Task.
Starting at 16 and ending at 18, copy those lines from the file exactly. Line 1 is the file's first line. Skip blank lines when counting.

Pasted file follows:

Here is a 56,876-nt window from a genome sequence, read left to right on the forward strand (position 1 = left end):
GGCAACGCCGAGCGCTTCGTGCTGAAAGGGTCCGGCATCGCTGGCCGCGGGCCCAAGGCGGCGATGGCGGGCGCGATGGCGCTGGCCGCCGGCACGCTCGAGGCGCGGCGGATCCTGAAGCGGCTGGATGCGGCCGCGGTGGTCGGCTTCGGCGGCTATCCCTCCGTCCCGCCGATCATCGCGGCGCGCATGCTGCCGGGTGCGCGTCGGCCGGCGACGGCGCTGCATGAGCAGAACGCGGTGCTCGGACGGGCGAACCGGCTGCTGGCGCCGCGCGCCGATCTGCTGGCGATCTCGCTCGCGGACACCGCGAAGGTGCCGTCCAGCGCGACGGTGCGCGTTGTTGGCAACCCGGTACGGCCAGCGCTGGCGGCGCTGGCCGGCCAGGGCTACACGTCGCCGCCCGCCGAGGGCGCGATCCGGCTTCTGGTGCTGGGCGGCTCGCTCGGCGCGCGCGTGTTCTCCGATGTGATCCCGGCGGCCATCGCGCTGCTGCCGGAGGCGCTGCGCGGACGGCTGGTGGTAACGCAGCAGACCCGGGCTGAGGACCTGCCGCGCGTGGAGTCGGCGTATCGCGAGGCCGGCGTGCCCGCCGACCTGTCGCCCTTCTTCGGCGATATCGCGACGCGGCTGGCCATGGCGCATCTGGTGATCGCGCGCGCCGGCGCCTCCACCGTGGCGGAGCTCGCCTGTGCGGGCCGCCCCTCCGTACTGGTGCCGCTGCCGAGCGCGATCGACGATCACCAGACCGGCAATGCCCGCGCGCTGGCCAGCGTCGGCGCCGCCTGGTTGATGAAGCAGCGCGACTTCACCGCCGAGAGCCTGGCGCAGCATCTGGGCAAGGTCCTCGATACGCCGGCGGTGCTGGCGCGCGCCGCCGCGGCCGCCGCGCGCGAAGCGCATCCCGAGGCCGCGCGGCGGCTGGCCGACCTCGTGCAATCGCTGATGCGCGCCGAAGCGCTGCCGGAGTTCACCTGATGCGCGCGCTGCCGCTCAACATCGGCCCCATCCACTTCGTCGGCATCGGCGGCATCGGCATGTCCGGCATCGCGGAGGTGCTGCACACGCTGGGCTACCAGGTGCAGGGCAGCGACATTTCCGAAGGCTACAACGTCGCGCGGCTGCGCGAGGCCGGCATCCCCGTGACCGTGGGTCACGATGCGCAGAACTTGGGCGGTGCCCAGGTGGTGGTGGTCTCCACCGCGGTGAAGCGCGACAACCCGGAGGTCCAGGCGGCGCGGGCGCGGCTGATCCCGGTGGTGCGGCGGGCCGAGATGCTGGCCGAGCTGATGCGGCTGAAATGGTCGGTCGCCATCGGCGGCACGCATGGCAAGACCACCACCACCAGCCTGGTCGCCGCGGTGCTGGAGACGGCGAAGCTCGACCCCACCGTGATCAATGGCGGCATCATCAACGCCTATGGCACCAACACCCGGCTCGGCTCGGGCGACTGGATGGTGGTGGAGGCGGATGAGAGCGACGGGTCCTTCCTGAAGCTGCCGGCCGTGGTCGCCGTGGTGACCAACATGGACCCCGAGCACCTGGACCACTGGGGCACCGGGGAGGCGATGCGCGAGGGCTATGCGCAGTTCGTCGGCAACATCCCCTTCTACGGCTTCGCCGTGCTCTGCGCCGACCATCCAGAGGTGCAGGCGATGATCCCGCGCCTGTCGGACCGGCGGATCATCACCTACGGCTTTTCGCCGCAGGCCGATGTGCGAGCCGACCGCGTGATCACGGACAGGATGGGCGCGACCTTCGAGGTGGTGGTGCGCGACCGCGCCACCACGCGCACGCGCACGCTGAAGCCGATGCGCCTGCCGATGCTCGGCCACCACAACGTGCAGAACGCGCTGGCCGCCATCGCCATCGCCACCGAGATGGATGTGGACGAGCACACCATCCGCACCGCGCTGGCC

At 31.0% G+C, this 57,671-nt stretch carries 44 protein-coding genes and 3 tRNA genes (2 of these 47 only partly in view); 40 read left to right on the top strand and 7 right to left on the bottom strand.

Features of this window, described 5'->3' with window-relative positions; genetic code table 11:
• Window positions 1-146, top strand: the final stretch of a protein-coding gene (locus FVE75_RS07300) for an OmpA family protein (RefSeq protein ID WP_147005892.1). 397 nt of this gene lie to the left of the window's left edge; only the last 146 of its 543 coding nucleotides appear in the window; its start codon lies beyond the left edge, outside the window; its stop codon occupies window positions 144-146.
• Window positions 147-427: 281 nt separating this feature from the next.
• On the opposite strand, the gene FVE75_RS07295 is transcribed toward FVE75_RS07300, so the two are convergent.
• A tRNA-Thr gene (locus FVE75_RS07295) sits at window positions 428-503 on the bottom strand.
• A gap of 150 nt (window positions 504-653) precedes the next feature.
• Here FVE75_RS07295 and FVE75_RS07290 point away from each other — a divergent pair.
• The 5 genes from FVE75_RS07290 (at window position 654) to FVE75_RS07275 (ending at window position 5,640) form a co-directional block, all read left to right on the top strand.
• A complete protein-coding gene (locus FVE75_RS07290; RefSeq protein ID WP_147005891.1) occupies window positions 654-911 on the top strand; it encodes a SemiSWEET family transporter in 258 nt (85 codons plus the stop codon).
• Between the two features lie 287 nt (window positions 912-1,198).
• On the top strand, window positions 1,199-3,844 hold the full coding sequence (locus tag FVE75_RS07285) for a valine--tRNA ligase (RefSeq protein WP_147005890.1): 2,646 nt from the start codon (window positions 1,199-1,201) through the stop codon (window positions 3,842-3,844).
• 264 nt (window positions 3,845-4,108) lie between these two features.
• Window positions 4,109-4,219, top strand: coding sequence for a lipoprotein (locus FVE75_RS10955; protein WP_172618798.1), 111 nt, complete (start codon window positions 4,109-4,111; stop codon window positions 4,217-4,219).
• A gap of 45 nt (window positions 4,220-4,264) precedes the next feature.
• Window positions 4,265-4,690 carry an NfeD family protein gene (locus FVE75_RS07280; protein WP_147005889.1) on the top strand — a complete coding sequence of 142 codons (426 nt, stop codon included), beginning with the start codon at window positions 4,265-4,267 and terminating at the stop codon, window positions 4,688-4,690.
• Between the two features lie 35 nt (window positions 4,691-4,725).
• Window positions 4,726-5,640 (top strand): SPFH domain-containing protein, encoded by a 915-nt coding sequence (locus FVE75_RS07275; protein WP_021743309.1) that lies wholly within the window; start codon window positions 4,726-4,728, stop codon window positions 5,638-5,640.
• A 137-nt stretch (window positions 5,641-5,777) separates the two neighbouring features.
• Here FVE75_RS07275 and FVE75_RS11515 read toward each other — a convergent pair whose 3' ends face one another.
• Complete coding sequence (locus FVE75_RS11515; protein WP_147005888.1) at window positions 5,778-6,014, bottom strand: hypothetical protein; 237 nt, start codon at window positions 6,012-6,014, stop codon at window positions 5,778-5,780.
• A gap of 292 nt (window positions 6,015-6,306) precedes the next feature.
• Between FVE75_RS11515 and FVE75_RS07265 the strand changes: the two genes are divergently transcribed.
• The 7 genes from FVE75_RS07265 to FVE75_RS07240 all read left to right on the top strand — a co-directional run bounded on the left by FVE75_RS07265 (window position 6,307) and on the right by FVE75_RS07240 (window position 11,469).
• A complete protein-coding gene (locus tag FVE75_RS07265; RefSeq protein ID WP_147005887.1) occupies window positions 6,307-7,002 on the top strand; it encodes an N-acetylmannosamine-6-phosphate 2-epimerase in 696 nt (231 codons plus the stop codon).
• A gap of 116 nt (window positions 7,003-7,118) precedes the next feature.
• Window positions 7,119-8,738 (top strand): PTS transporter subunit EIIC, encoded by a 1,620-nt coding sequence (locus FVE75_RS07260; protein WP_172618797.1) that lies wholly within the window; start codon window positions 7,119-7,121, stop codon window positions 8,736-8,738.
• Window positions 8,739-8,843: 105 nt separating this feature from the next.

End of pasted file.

• Window positions 4,109-4,219, top strand: coding sequence for a lipoprotein (locus FVE75_RS10955; protein WP_172618798.1), 111 nt, complete (start codon window positions 4,109-4,111; stop codon window positions 4,217-4,219).
• A gap of 45 nt (window positions 4,220-4,264) precedes the next feature.
• Window positions 4,265-4,690 carry an NfeD family protein gene (locus FVE75_RS07280; protein WP_147005889.1) on the top strand — a complete coding sequence of 142 codons (426 nt, stop codon included), beginning with the start codon at window positions 4,265-4,267 and terminating at the stop codon, window positions 4,688-4,690.